Governor Perdue Highlights Public-Private Partnerships in Education
|Tuesday, September 16, 2003||
Contact: Office of Communications 404-651-7774
Calls for Making Flexibility in Education Permanent
Atlanta - Governor Sonny Perdue today stressed the importance of public-private partnerships that promote educational excellence for Georgia's students. In a visit to Nancy Creek Theme School, Governor Perdue highlighted public partnerships with private sector companies that benefit education in this state, including Lexmark International's donation of printers and art software and the Wireless Classroom Project.
"Public-private partnerships are important to the success of education in this state," said Governor Sonny Perdue. "Private sector companies through their generosity can supplement the efforts of the state to provide the best education possible for our students. I want to challenge more companies to invest in our children's future."
Governor Perdue also previewed one of his legislative proposals for the upcoming General Assembly - making permanent the education flexibility passed during the 2003 legislative session. SB 249 provided school districts with more flexibility in the key area of funding, but it only extended that flexibility for one year.
"Local teachers, administrators, and parents know the needs of their students better than anyone. We must make flexibility a permanent component of our education policy to empower our local school systems to make the right decisions for their students."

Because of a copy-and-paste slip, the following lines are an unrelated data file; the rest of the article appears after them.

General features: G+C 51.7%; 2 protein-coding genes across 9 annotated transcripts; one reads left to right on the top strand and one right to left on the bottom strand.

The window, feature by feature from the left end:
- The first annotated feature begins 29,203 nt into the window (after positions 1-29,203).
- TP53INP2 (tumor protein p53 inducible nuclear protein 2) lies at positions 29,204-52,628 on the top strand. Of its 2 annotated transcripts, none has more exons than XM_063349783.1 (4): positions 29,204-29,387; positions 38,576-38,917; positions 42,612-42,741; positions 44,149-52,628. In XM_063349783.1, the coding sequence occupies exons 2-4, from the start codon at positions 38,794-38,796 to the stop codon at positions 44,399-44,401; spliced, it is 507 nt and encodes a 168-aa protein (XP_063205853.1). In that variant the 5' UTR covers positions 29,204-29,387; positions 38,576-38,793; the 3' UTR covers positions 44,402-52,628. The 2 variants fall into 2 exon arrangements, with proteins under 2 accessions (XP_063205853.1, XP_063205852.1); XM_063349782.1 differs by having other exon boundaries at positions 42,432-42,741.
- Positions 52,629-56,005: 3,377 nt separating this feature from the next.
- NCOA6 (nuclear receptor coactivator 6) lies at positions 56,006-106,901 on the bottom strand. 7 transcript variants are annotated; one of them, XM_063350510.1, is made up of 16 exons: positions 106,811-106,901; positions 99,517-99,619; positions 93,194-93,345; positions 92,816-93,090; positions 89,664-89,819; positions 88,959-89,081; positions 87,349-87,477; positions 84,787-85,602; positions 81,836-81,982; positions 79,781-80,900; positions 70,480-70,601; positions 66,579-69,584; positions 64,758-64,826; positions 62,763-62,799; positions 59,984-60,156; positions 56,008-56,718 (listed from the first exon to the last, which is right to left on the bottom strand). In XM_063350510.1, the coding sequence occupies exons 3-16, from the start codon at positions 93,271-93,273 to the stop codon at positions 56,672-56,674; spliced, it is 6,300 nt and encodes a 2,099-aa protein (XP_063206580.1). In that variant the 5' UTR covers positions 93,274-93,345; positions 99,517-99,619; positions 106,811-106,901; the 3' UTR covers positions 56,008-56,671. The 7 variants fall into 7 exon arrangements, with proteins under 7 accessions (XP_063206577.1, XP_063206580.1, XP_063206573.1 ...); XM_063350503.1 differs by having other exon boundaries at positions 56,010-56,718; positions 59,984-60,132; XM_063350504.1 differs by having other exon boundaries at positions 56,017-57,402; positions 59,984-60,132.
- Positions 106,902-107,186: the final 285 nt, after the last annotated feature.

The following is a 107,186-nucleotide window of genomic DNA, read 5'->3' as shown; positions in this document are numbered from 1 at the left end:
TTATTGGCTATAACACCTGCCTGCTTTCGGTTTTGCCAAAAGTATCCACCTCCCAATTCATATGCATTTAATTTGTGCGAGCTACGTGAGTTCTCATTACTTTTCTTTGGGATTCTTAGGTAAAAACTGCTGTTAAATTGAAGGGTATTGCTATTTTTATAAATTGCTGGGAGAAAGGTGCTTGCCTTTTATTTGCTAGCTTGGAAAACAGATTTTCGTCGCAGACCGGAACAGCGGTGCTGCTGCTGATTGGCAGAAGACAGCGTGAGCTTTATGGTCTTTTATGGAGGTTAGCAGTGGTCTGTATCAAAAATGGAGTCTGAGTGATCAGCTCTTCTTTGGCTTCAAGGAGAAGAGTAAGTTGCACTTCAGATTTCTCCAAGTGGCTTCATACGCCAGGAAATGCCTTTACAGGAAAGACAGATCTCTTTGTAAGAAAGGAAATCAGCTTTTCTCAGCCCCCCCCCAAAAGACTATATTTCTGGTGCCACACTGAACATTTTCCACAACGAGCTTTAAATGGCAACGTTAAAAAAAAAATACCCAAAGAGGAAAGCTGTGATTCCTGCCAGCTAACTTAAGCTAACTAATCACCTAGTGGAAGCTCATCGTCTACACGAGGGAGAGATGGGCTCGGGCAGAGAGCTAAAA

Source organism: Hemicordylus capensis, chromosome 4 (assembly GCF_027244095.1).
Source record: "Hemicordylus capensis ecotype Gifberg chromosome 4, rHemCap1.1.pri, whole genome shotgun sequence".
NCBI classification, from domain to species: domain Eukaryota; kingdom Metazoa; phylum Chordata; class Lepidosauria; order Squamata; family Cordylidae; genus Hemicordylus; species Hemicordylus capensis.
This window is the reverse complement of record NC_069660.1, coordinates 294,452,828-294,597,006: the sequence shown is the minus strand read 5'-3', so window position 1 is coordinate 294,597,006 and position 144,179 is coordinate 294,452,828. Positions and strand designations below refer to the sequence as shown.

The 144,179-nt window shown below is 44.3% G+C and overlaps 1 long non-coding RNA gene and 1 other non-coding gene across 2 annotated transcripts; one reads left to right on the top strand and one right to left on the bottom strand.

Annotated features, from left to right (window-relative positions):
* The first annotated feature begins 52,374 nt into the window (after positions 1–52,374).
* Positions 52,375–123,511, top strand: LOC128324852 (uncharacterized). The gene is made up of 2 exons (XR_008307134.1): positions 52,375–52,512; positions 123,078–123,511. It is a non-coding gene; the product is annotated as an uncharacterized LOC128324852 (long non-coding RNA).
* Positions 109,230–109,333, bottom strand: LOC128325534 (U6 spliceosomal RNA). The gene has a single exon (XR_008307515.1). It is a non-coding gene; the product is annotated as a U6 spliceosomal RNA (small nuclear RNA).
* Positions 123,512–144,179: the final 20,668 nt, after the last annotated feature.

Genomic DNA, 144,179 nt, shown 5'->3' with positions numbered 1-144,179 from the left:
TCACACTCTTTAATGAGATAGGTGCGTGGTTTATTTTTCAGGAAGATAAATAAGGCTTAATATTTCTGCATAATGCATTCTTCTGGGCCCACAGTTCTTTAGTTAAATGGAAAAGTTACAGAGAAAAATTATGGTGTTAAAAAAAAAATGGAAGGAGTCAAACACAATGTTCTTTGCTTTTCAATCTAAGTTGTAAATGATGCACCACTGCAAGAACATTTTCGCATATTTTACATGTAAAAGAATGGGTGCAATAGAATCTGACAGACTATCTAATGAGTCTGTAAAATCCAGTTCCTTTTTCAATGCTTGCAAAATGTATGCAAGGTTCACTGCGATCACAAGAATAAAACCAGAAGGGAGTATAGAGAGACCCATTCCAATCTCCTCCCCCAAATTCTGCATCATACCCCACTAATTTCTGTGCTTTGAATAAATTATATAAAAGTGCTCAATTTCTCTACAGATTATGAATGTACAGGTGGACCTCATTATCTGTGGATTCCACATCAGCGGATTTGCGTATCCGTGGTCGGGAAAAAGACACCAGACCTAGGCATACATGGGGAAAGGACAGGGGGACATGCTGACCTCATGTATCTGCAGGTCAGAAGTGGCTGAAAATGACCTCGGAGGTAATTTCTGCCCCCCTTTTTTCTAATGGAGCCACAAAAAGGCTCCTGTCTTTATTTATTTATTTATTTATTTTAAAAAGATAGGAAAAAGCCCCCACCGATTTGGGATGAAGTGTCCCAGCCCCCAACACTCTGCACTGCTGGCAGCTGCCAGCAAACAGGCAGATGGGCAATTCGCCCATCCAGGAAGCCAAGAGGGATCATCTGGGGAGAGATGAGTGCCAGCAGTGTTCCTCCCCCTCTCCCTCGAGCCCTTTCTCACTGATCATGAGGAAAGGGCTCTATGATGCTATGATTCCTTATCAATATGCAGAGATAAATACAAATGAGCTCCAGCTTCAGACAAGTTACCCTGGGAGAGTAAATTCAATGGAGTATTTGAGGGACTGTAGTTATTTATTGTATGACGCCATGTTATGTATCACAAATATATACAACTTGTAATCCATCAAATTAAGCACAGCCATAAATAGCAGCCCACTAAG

Lexmark International, Inc. is donating to every public elementary, middle, and high school in the state one printer with art software and teaching materials. Georgia has 2,003 public schools according the Georgia Department of Education making Lexmark's contribution worth approximately $290,000 to the state.
Donations of equipment and services from The Coca-Cola Company and Siemens are making it possible to add two new schools to the Wireless Classroom Project this fall. A total of 10 schools are now taking part in the project. The two newly participating schools are Metter (Candler County) Middle School and Turner County Middle School. Both schools began distributing laptop computers to teachers and students at the beginning of the 2003-2004 school year. PLATO Learning was selected in 2001 to manage the project and install a wireless computer network at each participating school.